Tim Noonan, a.k.a. the “Roguemedic” likes to challenge the status quo and entrenched ideas in the world of EMS and medical care. He has looked at everything from substandard pain management protocols to the harm caused by routine back boarding of patients following motor vehicle accidents.

Golden Hour Under Fire

Saving an accident victimIn a recent column over at Roguemedic.com, Tim takes on the time honored trauma concept of the “Golden Hour.” The Golden Hour was a term coined by Dr. R. Adams Cowley, founder of the Maryland Shock Trauma Center at the University of Maryland Hospital in Baltimore. Around these parts and I think in many parts of the world, it has become doctrine but, as Tim points out, there is not a lot of evidence to support Dr. Cowley’s supposition.

Is the science behind the Golden Hour as spurious as the paper from the early 1900’s that branded poinsettias as poisonous? Tim seems to think so. So, apparently do the authors of an article “The golden hour: scientific fact or medical ‘urban legend’?”

EMS and Rapid Triage, Treatment, Transport

My question for Tim would be, aside from the arguments for rapid helicopter transport which most areas, even Maryland, are moving away from the concept of rapidly identifying and transporting trauma patients to definitive care is what we do. By ground or by air, we triage, treat, and when needed, transport patients. Golden Hour or No Golden Hour, EMS is based around promptness.

I’m curious to see what you think so drop me a comment on the MedicCast blog page for this episode or shoot me an email at podmedic@mac.com. I look forward to hearing from you.


Follow up on the link to this news item and all of the article and additional resource links in the show notes for this episode — Ulcerative Colitis for EMS and Episode 318.


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4 Responses to Is the Golden Hour Full of Crap?

  1. I am not familiar with the research specifically around the utility of the Golden Hour concept. There is, however, research that suggests that delays in transport of trauma patients associated with EMS treatments, including IV administration and spinal immobilization, increases mortality. Older research shows patients transported in private vehicles (i.e. not by EMS) had lower mortality. For a discussion of these studies, see “Prehospital Intravenous Fluid Administration is Associated with Higher Mortality in Trauma Patients: A National Trauma Data Bank Analysis, Haut et al. Annals of Surgery. 2011;253(2):371-377 http://bit.ly/XURldS. Perhaps before abandoning the Golden Hour, which urges rapid transport, more research is needed on whether the treatments we employ on-scene are improving patient outcomes or, unfortunately, introducing delays that result in higher mortality and morbidity.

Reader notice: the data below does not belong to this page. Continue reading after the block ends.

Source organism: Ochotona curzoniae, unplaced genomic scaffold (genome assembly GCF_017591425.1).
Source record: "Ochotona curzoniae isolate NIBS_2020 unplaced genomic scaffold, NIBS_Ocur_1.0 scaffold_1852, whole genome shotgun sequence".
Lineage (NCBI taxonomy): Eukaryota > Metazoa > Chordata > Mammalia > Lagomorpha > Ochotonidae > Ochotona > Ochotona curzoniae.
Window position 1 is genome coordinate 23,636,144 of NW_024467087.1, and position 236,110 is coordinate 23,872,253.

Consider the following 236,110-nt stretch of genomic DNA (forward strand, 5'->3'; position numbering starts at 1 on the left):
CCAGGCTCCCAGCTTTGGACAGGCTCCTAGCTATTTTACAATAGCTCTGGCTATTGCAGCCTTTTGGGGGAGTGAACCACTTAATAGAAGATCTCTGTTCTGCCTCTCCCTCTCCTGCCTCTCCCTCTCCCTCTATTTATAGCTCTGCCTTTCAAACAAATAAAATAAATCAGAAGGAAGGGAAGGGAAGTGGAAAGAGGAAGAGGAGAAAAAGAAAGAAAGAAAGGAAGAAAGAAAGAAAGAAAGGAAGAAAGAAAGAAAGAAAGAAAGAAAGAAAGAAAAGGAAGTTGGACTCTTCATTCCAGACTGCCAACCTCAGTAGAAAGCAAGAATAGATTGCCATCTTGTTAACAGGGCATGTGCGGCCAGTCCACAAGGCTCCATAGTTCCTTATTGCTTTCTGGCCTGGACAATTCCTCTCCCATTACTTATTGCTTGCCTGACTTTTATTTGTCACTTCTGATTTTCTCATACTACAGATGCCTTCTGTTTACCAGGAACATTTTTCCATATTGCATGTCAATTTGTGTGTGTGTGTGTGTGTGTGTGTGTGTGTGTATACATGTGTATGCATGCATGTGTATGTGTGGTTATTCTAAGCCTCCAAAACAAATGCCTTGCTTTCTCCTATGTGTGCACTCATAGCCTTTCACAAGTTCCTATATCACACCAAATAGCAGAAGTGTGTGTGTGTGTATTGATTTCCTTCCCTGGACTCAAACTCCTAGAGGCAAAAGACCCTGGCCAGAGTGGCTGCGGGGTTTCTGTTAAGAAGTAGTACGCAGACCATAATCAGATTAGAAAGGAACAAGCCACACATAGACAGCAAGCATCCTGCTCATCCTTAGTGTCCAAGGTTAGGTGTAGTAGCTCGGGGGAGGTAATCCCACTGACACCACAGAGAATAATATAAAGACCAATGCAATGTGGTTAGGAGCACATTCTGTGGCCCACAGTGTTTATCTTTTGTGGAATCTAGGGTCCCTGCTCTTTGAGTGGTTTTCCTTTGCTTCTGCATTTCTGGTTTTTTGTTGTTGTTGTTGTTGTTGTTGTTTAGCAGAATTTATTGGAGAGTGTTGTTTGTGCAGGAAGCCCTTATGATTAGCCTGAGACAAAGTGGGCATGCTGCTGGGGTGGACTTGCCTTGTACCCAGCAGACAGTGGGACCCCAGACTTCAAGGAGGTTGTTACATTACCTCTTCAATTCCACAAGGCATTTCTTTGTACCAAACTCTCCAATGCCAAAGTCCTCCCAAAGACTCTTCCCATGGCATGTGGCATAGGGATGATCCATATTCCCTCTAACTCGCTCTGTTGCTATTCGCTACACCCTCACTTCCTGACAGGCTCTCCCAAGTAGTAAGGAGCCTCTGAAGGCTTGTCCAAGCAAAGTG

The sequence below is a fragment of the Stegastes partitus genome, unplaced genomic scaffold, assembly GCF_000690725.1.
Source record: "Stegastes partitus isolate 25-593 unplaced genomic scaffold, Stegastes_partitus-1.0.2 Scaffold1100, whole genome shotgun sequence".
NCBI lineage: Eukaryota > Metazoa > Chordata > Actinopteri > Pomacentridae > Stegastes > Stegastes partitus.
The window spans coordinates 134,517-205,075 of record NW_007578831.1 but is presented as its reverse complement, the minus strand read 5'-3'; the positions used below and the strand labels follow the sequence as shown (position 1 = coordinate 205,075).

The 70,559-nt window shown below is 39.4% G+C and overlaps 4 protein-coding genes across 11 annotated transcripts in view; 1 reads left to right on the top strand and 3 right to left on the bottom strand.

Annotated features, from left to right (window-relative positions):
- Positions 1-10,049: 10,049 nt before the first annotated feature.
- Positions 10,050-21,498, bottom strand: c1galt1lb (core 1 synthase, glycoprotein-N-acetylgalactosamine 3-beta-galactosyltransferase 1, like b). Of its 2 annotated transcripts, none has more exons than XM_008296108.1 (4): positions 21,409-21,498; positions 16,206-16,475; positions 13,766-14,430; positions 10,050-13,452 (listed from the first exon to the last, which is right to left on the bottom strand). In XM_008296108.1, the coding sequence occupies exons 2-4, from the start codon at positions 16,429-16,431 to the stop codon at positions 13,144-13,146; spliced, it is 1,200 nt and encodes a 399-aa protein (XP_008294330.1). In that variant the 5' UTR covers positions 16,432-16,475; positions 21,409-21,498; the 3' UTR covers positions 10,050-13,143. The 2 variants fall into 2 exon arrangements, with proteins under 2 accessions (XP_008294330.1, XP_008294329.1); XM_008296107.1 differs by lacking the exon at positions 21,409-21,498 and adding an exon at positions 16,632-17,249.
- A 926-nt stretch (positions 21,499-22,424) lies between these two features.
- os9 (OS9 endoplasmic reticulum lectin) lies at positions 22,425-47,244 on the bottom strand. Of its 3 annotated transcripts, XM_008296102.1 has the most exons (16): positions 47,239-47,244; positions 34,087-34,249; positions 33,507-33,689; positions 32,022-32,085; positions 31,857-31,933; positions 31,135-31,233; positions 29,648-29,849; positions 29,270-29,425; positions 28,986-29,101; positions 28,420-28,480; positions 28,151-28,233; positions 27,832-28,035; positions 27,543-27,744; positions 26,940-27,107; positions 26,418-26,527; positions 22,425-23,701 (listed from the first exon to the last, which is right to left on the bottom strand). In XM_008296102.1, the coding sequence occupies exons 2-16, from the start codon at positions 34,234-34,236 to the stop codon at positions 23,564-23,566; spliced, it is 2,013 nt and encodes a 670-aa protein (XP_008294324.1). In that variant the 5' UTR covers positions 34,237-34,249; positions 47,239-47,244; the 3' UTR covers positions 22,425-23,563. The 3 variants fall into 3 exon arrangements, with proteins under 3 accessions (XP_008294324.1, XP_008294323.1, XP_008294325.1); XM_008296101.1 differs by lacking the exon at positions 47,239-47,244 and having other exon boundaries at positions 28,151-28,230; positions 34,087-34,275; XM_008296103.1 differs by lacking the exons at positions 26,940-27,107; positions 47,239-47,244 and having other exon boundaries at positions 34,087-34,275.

2. podmedic says:


    Thanks for the comment and the research link. I agree with you that the concept of rapid triage and transport of trauma patients is key to effective treatment whether or not there is a “Golden Hour.”

  3. rogue medic says:

    Eric Jaeger,

    The studies using the National Trauma Data Bank® are not worth the time it takes to read them, except as examples of how we should not draw conclusions from incomplete data.

    Only 8.1% of trauma patients had spinal immobilization? IV (IntraVenous) starts were over 6 times more common than spinal immobilization for these trauma patients? Is there any place where this is the way EMS does things?

    8.1% had needle decompression, but only 4.4% were hypotensive? Is there any reason to assume that a patient who is not hypotensive will improve by having a large needle stuck in his chest?

    Chest decompression is almost 3 times more common than intubation in these trauma patients?

    More than one in every 12 1/2 trauma patients had chest decompression. MAST application is 3 1/2 times more common than spinal immobilization?

    Dr. Haut may have meant well, but the National Trauma Data Bank® is not accurate information. Even looking at the IV study, it is not known how many IVs were done on scene vs. in the ambulance. There was no assessment of the amount of fluid administered. Do IVs affect survival in trauma or does IV fluid affect survival in trauma? The study looked at IVs as something that could be calculated from the National Trauma Data Bank®.

    Then they did a helicopter study using the same National Trauma Data Bank® and concluded that helicopters save lives even though they did not determine that there was any difference in transport times to trauma centers. The magic rotor saved everyone.

    I just wrote about a study of scene times, transport times and survival from blunt trauma and from penetrating trauma.


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